While dairy products have soared in price by as much as 40 percent on year, with meat products, the figure is 25 percent. However, whereas there is still scope for meat prices to continue to rise, dairy prices may have topped out, ETV news show "Aktuaalne kaamera" (AK) reported Tuesday.
Nonetheless, even these soaring prices do not cover costs, food industry spokespersons say, meaning the sector is generally still running at a loss.
Meat prices look set to rise further; Markus Kirsberg, CEO of HKScan Baltic, Estonia's largest food producer, told AK that: "So far as consumers are concerned, inflation derives primarily from the decisions of suppliers; after all, price increases are negotiated on an ongoing basis. We and our competitors have openly stated this."
Maido Solovjov, head of the Estonian arm of Finnish dairy firm Valio, told AK that mil-derived products had basically increased by a half, due to soaring input prices.
He said: "We could state that in the various categories over the past year, the average price increase is somewhere around 40 percent, or a little more.
This meant that the inflation had essentially peaked, Solovjov went on.
"We don't see that there is any space in which prices can rise further .Although we don't know what energy prices will do tomorrow, I personally think that this price ceiling is at hand. We have also been seeing a slight fall in consumption; people's wallets have their limits."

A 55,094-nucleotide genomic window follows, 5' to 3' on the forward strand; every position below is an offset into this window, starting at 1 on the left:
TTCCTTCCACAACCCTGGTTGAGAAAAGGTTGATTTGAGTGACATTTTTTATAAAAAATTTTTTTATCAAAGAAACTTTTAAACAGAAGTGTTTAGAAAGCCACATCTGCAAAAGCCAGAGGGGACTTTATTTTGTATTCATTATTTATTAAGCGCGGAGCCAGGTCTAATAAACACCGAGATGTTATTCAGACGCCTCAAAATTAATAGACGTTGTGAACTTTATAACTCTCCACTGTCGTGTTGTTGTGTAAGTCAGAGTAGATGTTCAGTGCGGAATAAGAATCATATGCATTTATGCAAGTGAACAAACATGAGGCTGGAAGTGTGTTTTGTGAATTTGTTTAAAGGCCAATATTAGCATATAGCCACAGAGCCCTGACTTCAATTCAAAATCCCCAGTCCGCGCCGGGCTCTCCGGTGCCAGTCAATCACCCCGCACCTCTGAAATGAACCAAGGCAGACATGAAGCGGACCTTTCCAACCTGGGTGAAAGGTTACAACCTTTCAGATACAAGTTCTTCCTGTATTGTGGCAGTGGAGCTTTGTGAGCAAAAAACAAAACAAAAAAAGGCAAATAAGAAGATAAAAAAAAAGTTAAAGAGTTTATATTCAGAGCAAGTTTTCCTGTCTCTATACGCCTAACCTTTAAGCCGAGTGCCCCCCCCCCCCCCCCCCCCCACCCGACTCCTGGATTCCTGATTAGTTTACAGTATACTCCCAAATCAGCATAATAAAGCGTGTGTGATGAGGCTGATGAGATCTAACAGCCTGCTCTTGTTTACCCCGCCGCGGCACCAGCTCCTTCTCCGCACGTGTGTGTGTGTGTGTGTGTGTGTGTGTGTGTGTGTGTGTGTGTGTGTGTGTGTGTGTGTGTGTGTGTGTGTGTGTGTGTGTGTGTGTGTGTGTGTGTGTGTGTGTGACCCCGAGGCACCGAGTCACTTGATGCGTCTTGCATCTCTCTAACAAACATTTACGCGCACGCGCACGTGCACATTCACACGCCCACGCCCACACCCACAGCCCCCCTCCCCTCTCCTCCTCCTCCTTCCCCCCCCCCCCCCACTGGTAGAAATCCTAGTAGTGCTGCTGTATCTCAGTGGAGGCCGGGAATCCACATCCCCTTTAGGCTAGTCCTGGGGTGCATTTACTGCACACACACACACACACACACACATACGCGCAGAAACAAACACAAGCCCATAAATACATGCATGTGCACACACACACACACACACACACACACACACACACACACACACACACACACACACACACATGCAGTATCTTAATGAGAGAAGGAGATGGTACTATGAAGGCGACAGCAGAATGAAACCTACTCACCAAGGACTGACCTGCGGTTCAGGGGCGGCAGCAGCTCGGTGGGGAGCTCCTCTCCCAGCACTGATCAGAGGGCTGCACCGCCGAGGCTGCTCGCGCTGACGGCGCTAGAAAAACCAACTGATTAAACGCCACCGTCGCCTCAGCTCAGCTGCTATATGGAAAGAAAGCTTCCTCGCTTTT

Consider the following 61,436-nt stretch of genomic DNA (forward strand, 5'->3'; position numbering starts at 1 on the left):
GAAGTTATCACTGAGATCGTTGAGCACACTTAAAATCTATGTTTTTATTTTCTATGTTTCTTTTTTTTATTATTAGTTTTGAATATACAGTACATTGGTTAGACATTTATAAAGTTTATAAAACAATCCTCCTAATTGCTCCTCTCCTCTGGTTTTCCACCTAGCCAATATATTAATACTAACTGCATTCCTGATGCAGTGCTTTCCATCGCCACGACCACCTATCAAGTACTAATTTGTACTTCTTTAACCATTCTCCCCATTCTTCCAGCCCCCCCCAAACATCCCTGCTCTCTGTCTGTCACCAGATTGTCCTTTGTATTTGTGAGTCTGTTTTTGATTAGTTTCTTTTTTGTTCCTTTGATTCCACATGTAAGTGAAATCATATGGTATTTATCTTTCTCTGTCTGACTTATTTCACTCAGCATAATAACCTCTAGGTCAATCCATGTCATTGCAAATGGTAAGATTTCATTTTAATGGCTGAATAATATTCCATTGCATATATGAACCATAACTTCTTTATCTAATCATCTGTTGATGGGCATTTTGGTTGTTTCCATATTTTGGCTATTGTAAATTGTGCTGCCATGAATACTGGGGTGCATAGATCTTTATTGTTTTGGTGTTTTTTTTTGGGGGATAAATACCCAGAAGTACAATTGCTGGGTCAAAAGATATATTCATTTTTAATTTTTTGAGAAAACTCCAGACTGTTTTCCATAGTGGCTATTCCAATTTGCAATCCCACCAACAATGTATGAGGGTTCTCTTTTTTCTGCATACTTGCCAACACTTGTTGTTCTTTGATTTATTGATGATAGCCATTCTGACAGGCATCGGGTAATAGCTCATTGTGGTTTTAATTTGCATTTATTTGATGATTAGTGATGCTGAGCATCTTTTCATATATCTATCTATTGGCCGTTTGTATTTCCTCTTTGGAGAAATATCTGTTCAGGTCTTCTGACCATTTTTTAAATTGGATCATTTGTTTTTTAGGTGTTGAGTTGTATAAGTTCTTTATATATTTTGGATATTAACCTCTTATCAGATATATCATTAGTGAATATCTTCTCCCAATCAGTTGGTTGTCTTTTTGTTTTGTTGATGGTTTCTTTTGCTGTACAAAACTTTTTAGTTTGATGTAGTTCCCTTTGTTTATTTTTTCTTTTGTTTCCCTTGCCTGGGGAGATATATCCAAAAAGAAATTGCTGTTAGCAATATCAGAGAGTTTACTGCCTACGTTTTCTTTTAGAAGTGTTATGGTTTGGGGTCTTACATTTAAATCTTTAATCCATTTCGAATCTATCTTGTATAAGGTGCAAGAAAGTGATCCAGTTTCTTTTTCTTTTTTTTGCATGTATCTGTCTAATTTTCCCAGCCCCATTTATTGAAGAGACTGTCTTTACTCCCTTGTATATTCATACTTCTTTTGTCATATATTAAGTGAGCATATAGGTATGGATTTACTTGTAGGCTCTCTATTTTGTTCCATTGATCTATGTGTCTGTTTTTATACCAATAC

Two-thirds of Valio's input costs consist of raw milk, which is now 65 percent costlier than it was a year ago, Solovjov said, adding this was a level which allowed producers to get by, without going out of business.
Tõnu Post, board chair of the Kõljala agricultural concern, said energy prices were still unpredictable, while feed, cereals and other inputs had also risen in price.
"Things have been manageable, so to speak, this year, but we can't estimate how things will look next year," Post told AK.
The Estonian Food Industry Association (Eesti Toiduainetööstuse Liit) told AK that the beverages sector, and also the fish produce sector, are the only ones that can more or less cope at present.
The meat industry's total losses have reached €20 million this year, while HKscan Estonia, which owns the Rakvere and Tallegg brands, as well as Estonia's largest pig farm, has also been operating at a loss, AK reported.
Markus Kirsberg said: "Things are extremely difficult. The results have been very negative, as we have seen from our stock exchange announcements, and there is nothing here we could call happy or rosy."
Editor: Andrew Whyte, Marko Tooming
Source: Aktuaalne kaamera